Sri Lanka

Street scene Galle Sri Lanka





Galle was the first "Far East" port and it was at the end of an hard sail from Male, Maldives. These two facts heighten the excitement of being here. It is for sure a somewhat shabby old city, but the juxtaposition of the ramshackle shops in a beautiful tropical setting and the dusty streets with women in brightly colored sarees captured our imagination.

Old colonial estate







Among the ramshackle shops Galle still keeps a few vestiges of its colonial past.

Moon basion in the Galle fort






The old Dutch Fort, which was Portuguese until 1640, guards the entrance to Galle Harbor and it is listed by UNESCO as a World Heritage site. The interior of the fort is lived in and contains houses, schools, shops, hotels and restaurants.

view from the star baston







The views from the ramparts of the old fort are spectacular. All the shipping from Singapore to Europe pass within a couple of miles of Galle.

Galle harbor from the ramparts












A fishing boat beached in a small cove beneath the ramparts being readied for another night's work.

Map with route of driving trip












Early on in the planning process we had decided that we would spend some time in Sri Lanka and see the country. The Blue Water Around the World Rally was scheduled to arrive in Galle just after Christmas time and we wanted to be on hand to defend Callisto during the arrival and departure of so many boats. A week long drive around the southern part of the country was to be the first effort to fulfill the goal of seeing the country and get us back before Christmas. A second trip to cover the parts we would miss was planned for after the New Year.

Stick fishermen of Sri Lanka









A unique way of fishing in the surf is demonstrated by Pole-fishermen along the south coast.

Jane with a statue of Buddha carved out of the cliff faceJane and Giant statue of Buddha

Buddhism is by far the dominate religion. Representations of Buddha range from the very old as here with these stone carvings on the left to the modern and largest in Sri Lanka, on the right.

Buddhist monk











The keepers of the faith are very much a part of the fabric of Sri Lanka. This kindly monk provided us with a blessing to keep us safe.

The southern point on the Indian subcontinent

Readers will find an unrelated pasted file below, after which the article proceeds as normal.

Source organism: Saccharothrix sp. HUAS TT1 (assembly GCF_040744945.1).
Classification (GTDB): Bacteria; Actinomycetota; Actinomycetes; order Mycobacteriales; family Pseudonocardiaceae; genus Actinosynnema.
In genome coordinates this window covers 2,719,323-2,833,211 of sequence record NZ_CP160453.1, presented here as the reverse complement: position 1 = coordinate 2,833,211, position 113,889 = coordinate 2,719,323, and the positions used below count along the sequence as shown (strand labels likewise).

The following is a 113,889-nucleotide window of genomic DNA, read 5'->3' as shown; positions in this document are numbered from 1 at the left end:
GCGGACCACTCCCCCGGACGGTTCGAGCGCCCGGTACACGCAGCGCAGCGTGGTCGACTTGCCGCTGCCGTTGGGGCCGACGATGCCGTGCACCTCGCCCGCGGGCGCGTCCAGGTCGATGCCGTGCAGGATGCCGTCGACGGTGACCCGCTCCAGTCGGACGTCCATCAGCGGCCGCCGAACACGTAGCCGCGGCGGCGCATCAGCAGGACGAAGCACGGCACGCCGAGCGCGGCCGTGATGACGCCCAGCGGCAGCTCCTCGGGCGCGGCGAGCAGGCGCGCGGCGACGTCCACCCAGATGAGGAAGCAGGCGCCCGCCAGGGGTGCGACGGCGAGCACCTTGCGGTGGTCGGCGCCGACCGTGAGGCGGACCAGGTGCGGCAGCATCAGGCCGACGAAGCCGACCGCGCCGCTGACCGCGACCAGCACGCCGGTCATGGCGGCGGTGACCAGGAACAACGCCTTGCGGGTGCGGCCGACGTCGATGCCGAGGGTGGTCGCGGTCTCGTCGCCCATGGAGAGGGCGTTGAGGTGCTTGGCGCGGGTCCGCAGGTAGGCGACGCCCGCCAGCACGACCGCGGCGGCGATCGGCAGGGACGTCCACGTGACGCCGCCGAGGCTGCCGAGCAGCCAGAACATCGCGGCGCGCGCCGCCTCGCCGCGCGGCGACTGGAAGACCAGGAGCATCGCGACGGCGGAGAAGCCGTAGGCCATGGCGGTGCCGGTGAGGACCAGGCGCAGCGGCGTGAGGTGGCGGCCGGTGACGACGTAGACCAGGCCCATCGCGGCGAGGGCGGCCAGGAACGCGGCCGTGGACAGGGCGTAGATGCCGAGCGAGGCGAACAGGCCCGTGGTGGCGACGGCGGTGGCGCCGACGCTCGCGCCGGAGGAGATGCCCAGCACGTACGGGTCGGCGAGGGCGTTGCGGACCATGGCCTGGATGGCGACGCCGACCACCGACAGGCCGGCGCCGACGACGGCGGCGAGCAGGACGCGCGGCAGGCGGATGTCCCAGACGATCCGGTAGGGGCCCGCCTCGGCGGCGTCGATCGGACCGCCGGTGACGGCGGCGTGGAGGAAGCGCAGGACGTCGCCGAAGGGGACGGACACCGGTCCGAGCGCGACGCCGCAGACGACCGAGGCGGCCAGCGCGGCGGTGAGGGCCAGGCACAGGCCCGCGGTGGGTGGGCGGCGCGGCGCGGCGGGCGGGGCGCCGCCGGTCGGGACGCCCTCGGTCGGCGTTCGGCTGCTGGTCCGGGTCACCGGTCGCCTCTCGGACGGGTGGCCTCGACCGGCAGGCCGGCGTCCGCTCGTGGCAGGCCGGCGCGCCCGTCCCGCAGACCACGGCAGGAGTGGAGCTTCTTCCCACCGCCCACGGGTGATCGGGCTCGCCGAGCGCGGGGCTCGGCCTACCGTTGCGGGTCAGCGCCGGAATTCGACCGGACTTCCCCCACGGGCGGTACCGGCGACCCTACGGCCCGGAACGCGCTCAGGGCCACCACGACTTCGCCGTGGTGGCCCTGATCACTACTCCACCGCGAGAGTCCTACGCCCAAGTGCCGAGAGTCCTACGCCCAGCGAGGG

Donda Head Point is the southern most point of Sri Lanka and therefore the southern most of the Indian subcontinent. South of here is only ocean until you reach Antarctica.

Lighthouse at Donda Head Point









Donda Head Point lighthouse.

Young boy potter









A young potter at work.

Young girl tatting









At this shop along the road on the south coast a whole family of three generations including this young girl make beautiful lace. If they are alive today it would be a miracle because their house/shop is less than 500 yards from the sea which, in less than a weeks time, will rise up and destroy everything within 2000 yards of the shore. We will never know.

Bathing in a stream









Bath time for those lucky enough to live near a stream.

Purple faced langur Monkey in the tree tops








Langur monkeys are a common sight in Sri Lanka. A troop played in the trees and roof tops of the houses adjacent to the port in Galle. This purple faced fellow however, was in the Bundala Bird Sanctuary.

Jane among the Tea Plantations









The highlands of Sri Lanka, where this tea plantation is, provides a break from the hot and humid tropical climate of the coast.

Tea picking









Tea of old Ceylon is still harvested by hand, only the growing tips of the plant are picked. Backbreaking work done only by women.

Giant bamboo at the botanic gardens in Peradniya









The botanic gardens at Peradniya were laid out as the queens gardens in 1371. They contain a large variety of plants from all over the world. Who knew bamboo grew this large?

Statue of Buddha in the Temple of the Tooth











The Temple of the Tooth houses one Buddha's teeth. Our visit coincided with one of the few occasions that the public are allowed to see this special relic. The crowds of the faithful were huge and we saw mostly the backs of peoples heads, but like many things of religious significance it is the ceremony that counts.

Kandy Dancers














Dance troupes performing for tourists keep the Sri Lankan traditional culture alive.

Fruit stand in the pineapple fields









This lady operating a fruit stand in the midst of the pineapple fields of Sri Lanka can strip the hide off a pineapple in a flash and serves it with a salt and red pepper garnish. Surprisingly tasty.

Day old sea turtles









Several southern beaches are egg laying sites for endangered sea turtle species. Conservatories, collect the eggs and allow them to hatch free from predation.

We returned to Callisto on 23 December, two days before the tsunami destroyed Galle and altered our plans for 2005.